All the preschool kids who are independent, throw your hands up!
Another milestone is about to commence as your little one enters the preschool world. This is the time for parents to learn how to scaffold…slowly letting go and letting the child decide to do activities with little guidance or better yet, independently. Here are some tips on how you can slowly increase your child’s independence in preschool, which you can start doing at home.
Create a schedule
Having a well-established routine gives your child the idea of what will happen next and what he needs to expect in his day, thus, making him feel more confident and safe. He will eventually learn that there is time for waking up, taking a bath, eating meals and reading books. If you do this early on, your child will easily adjust to the school’s schedule.
Raise a healthy eater
The more that your child enjoys eating greens and all things healthy, the more that his body will be ready to adapt to a new environment. Expose him to different kinds of cuisines. Pack healthy snacks for him to munch on during recess and make sure to practice healthy eating at home as well.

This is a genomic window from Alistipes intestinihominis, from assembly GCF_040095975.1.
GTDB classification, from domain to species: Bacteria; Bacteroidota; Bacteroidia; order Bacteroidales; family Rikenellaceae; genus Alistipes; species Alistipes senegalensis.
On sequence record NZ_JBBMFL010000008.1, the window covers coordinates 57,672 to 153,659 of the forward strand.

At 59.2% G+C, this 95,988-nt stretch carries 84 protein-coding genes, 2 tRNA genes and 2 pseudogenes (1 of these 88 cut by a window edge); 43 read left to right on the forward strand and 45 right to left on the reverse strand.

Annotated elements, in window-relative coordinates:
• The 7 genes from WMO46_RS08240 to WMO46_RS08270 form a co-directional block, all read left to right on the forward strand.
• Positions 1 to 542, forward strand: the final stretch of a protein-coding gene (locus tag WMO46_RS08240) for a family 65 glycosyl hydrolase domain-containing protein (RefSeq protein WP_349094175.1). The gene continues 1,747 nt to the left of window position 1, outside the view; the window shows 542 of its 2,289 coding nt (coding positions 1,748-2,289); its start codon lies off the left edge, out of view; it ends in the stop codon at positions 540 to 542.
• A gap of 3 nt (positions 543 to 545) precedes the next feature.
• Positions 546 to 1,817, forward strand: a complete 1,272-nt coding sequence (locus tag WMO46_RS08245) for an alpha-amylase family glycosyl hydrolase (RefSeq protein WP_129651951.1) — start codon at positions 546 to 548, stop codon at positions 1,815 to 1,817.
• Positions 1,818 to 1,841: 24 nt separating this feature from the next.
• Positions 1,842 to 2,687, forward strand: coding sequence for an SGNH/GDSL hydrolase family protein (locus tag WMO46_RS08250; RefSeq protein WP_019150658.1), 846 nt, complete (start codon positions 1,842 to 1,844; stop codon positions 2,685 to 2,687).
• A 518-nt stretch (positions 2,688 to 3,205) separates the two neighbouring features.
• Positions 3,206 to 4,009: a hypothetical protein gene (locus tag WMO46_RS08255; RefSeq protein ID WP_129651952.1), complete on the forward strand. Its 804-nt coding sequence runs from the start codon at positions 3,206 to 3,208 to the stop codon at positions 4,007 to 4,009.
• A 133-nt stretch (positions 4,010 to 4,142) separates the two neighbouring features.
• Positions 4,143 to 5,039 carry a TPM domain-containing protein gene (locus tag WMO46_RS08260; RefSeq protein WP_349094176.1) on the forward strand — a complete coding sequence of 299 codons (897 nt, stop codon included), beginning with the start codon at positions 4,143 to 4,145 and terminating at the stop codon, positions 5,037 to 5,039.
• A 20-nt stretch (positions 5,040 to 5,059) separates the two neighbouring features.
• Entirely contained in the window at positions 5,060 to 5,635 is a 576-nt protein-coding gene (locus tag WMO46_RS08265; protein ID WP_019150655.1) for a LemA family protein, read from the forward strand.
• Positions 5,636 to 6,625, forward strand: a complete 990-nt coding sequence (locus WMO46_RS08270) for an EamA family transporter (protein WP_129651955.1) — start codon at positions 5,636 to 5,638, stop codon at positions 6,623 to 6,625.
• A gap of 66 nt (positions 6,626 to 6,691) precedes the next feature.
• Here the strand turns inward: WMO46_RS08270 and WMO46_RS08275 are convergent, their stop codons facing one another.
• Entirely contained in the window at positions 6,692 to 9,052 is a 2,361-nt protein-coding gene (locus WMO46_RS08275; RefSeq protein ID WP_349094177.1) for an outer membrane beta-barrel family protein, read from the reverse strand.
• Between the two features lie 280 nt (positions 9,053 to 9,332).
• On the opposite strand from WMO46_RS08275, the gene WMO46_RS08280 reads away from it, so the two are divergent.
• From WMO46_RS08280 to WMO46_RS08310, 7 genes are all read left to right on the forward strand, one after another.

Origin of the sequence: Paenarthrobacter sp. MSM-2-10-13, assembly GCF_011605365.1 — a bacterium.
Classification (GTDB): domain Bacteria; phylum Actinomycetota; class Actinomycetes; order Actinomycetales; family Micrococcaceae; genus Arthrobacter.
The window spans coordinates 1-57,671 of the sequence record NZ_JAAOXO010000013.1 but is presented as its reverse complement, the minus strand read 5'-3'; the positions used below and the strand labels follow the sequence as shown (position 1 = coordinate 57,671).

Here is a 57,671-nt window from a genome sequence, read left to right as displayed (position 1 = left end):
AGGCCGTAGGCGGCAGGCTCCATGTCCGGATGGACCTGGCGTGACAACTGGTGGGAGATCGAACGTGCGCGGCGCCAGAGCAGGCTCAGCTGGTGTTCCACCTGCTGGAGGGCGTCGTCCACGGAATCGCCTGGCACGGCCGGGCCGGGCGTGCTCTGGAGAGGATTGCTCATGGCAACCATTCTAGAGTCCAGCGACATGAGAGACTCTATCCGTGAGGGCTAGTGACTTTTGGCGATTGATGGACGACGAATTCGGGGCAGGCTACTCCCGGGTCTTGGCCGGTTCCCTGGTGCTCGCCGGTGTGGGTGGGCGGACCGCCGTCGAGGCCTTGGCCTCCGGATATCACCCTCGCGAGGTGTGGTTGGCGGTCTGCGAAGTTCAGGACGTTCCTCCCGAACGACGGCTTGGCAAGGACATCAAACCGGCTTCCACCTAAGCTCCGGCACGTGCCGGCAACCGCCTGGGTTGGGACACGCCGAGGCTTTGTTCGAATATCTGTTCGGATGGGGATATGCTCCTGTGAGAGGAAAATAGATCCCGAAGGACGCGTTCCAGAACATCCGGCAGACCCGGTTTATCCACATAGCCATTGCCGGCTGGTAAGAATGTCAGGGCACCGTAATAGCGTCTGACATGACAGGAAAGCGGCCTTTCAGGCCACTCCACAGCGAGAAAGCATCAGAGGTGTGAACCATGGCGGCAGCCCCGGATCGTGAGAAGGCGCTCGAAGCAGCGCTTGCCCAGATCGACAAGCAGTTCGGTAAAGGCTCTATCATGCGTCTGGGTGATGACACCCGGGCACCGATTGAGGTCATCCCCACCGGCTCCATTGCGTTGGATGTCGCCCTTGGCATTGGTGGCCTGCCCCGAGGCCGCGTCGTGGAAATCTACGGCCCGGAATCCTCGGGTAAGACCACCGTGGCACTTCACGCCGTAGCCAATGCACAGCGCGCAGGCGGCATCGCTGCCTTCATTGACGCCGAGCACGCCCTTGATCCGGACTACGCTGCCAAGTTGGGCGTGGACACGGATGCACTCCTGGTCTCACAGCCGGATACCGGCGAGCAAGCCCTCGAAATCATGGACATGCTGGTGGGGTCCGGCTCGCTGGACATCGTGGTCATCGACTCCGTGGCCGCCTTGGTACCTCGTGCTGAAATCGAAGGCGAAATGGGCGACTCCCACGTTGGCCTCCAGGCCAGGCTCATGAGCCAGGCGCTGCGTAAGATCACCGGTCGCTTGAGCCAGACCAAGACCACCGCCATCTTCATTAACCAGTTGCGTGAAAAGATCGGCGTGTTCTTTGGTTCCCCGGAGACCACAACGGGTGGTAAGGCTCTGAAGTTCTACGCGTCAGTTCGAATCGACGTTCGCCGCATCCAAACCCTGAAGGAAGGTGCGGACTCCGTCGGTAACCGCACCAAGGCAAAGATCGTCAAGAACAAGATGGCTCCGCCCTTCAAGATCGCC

Encourage an active learner
You can start by reading books and challenging him with open-ended questions like “Where do you think the sun is hiding when it’s bedtime?”. If you have a Curious George on your hand, who throws you thousands of questions a day, don’t shut off the idea by giving him short answers. Instead, look for the answers together to involve your child in the learning process.
Read more: Our Top Book Picks By Age: From 4 to 14+
Practice divergent thinking
Let them “think outside the box”. No toys in his aunt’s place? No problem! Give your child household items he can play with like a box and strings. Instead of throwing tantrums and asking for toys, he becomes resourceful and confident to solve little problems independently.
Assign simple chores
Ask your child to pack away his toys after playing or putting his shoes on the shoe rack. This gives them a sense of accomplishment and responsibility knowing that they are able to help at home. It’s like forming a habit, which they will eventually bring to school.
Let your child make mistakes
This is the trial and error phase. Kids are allowed to make mistakes. They will learn that for every action, there is an equal consequence.
Let’s be honest, it will be a challenge to exercise independence at this stage but if we expose them to self-confidence early on, then the rewards will be more evident as you see your kids grow into being responsible and confident human beings. Take note that preschool is not a place for competition. Before academic achievements, the school environment puts more emphasis on developing one’s socio-emotional skills and that is what we should support and model at home as well.
Good luck, mamas!
Editor’s note: This post was originally published on 27, August 2017 by Kat Castañeda and updated in February 2020.